Kadima has announced that it will hold primary elections for leader on March 27--about eight weeks from now--in anticipation of an Israeli general election in late 2012 or early 2013. Kadima is the centrist party that supporters of the two-state solution have pinned their hopes on since it was founded in November 2005. Since the June 1992 election that brought Rabin to power, Labor and Meretz have both lost three-fourths of their Knesset representation. But the creation of Kadima, the largest party in the Knesset by one seat, leaves the hope that there is a party that can replace Labor and serve as an anchor for a center-left peace coalition as an alternative to the Right.
Wednesday, January 25, 2012
Wednesday, January 18, 2012
Two items of recent interest in Northern Ireland. First, the DUP and Sinn Fein got together and agreed to abolish the one department controlled by Alliance in the Executive, as of right. Presently Alliance controls two departments, Employment and Learning (DEL) and Justice, with the first being on the basis of the d'Hondt distribution and the second because when Justice was devolved to Northern Ireland the Big Two could only trust giving it to Alliance. Employment and Learning has been divided between two other departments (Education, probably Regional Development). Both the UUP and the SDLP only have a single ministry and they both have many more Assembly members (MLAs) and councillors than Alliance.
Now Justice Minister and Alliance leader David Ford is seeking a guarantee from the Big Two that his ministry will remain in Alliance hands for the remainder of this Assembly's life. This may seem like he is going a tad too far. But it should be remembered that the first time that Alliance was in a power-sharing government, back in 1974, the DUP and the Shinners--or rather the armed wing of the Republican Movement (as the Republicans refer to it or SF/IRA as the unionists refer to it)-- de facto colluded to bring down that government. The IRA went on a bombing offensive and the three main unionist parties cooperated with the Loyalist Association of Workers to bring down the government through a general strike. Former UUP leaderDavid Trimble and his former IRA advisor Sean O'Callaghan used to reminisce about how they both operated against the power-sharing government of 1974. So it may be natural on Ford's part to doubt the veracity and good intentions of the Big Two.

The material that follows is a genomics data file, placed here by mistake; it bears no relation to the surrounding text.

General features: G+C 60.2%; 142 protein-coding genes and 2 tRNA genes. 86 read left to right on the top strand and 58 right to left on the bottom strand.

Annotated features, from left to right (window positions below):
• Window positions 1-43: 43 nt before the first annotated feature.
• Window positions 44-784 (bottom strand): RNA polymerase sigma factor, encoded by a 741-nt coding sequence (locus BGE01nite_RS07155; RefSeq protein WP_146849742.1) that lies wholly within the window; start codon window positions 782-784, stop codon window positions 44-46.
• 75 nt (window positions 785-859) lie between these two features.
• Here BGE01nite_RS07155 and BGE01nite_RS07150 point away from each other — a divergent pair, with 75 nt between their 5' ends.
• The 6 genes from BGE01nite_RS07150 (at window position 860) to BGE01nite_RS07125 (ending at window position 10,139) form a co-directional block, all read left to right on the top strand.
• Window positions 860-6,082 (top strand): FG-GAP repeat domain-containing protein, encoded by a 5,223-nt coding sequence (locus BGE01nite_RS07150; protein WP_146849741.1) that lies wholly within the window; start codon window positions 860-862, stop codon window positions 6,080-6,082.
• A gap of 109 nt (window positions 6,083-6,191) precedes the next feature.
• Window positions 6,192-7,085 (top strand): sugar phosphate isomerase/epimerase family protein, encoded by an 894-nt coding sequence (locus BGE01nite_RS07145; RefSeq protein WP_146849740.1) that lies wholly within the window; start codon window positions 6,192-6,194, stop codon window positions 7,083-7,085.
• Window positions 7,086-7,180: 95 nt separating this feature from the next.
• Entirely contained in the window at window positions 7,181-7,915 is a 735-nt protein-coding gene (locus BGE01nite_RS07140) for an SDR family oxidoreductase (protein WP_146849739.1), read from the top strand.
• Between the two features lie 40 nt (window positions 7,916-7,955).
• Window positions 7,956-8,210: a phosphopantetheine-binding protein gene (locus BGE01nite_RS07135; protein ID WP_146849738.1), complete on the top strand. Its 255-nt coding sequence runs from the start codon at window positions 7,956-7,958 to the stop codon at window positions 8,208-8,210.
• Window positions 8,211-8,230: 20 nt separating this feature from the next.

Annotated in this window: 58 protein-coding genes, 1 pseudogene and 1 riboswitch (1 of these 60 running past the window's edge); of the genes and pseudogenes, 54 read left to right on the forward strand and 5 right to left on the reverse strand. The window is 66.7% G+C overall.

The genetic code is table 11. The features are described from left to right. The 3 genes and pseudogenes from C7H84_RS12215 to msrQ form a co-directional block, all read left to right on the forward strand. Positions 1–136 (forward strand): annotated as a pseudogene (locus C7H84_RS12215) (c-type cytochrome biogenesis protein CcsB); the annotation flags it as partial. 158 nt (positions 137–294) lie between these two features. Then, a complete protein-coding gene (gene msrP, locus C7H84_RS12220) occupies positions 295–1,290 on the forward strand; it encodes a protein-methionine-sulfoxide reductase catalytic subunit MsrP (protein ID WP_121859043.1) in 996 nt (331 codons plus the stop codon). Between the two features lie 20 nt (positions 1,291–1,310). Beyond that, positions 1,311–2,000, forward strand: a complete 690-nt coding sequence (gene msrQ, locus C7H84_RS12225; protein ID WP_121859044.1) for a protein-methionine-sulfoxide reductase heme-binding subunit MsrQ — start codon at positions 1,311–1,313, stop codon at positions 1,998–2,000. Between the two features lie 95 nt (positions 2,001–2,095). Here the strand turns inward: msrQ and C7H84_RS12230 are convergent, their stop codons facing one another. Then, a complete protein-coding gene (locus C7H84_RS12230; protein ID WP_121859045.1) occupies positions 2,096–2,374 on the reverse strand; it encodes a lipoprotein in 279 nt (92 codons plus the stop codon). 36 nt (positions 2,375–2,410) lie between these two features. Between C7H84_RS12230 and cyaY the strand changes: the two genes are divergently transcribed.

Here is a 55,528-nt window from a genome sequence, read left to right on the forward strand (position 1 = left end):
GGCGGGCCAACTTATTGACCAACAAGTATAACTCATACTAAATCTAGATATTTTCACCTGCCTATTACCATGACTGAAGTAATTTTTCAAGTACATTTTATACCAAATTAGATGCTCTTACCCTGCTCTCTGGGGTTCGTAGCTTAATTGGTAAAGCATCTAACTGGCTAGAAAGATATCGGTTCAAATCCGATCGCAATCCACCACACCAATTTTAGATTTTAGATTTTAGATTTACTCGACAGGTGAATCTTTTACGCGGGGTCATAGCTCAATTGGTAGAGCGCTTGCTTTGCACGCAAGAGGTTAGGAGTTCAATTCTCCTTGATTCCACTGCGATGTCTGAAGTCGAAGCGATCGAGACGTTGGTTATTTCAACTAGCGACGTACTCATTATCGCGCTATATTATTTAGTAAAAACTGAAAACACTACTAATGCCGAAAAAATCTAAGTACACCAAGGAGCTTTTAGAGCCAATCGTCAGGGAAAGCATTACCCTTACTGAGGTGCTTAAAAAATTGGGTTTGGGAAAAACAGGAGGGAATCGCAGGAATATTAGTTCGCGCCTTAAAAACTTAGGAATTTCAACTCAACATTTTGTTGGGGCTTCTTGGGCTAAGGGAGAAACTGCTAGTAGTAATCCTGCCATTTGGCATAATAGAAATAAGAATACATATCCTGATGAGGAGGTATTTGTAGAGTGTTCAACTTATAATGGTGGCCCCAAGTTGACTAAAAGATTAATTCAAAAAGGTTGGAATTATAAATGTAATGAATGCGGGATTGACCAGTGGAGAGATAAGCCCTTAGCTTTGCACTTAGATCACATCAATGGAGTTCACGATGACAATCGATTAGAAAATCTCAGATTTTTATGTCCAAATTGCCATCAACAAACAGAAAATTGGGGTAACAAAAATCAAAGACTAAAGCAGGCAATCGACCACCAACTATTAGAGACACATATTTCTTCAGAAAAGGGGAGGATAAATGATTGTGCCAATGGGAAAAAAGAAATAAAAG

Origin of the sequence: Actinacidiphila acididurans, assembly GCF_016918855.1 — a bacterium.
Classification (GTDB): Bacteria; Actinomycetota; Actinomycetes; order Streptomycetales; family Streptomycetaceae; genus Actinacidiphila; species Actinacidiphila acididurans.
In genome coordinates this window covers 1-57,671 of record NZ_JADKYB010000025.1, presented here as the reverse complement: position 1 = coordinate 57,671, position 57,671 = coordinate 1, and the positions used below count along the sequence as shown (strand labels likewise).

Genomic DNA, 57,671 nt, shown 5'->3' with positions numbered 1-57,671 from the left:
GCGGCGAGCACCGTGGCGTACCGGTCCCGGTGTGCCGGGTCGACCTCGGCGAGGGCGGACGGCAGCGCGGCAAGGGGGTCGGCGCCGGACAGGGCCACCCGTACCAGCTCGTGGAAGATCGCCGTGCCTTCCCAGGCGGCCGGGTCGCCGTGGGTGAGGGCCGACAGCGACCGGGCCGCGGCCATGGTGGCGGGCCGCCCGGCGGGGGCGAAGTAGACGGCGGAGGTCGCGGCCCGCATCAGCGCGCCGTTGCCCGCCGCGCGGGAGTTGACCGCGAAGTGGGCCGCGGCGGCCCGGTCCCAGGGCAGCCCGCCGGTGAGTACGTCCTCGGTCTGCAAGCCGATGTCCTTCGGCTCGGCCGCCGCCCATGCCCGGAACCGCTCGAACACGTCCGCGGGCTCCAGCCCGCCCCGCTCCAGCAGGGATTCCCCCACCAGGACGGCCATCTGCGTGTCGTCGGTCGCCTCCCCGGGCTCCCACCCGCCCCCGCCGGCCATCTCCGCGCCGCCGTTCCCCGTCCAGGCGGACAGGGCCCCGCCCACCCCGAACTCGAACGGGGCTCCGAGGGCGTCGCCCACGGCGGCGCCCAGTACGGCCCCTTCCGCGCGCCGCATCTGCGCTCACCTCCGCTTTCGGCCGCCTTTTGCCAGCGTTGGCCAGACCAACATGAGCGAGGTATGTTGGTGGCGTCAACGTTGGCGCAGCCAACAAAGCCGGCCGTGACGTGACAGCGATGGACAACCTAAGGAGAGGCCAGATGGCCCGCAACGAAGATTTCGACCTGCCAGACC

Monday, January 2, 2012
After years of amusing myself by watching the pundits having their ignorance played back to them on Nightline and in rival press columns, I am publicly putting my predictions forward. As my crystal ball has been in the shop for decades I claim no special insight into the future. My predictions are based only on the future being like the recent past and present.
One, Netanyahu will call elections this year and will emerge as prime minister again. Whether he calls them before attacking Iran in order to gain a popular mandate for such an action or after is anyone's guess. I'm guessing that being cautious he will be reelected then move to attack Iran.
Two, continued Islamist victories in Arab Spring elections in Egypt and elsewhere will make Israel more cautious than ever (except towards Iran) and make Hamas and Hezbollah provocative.
Three, Egypt will attempt to unilaterally alter the peace treaty with Israel by ending diplomatic relations.
As an American centrist who in Israel would be considered a leftist (which shows how far to the Right Israel's democracy is), I will now rank Israel's prime ministers. I rank them primarily on their contributions to Israeli security and to peace with Israel's neighbors, but also on their contributions to Israeli democracy. I will not rank those prime ministers whose term in office was less than two years, as less than half a term is too little to fairly judge a prime minister by.
First, David Ben-Gurion (1948-1954, 1955-63) Ben-Gurion had the historic understanding of his environment, of what history demanded and of timing to build the framework for a state during the 1930s and 1940s as head of the Jewish Agency. He then managed to divorce the Jewish Yishuv from Britain in 1945, without provoking a fatal reaction. He conducted a victorious war strategy in 1948-49 after having wisely accepted the UN partition plan. Later he built an alliance with France to replace the British connection. I could write a column about all of his faults, but in the largest matters he was correct.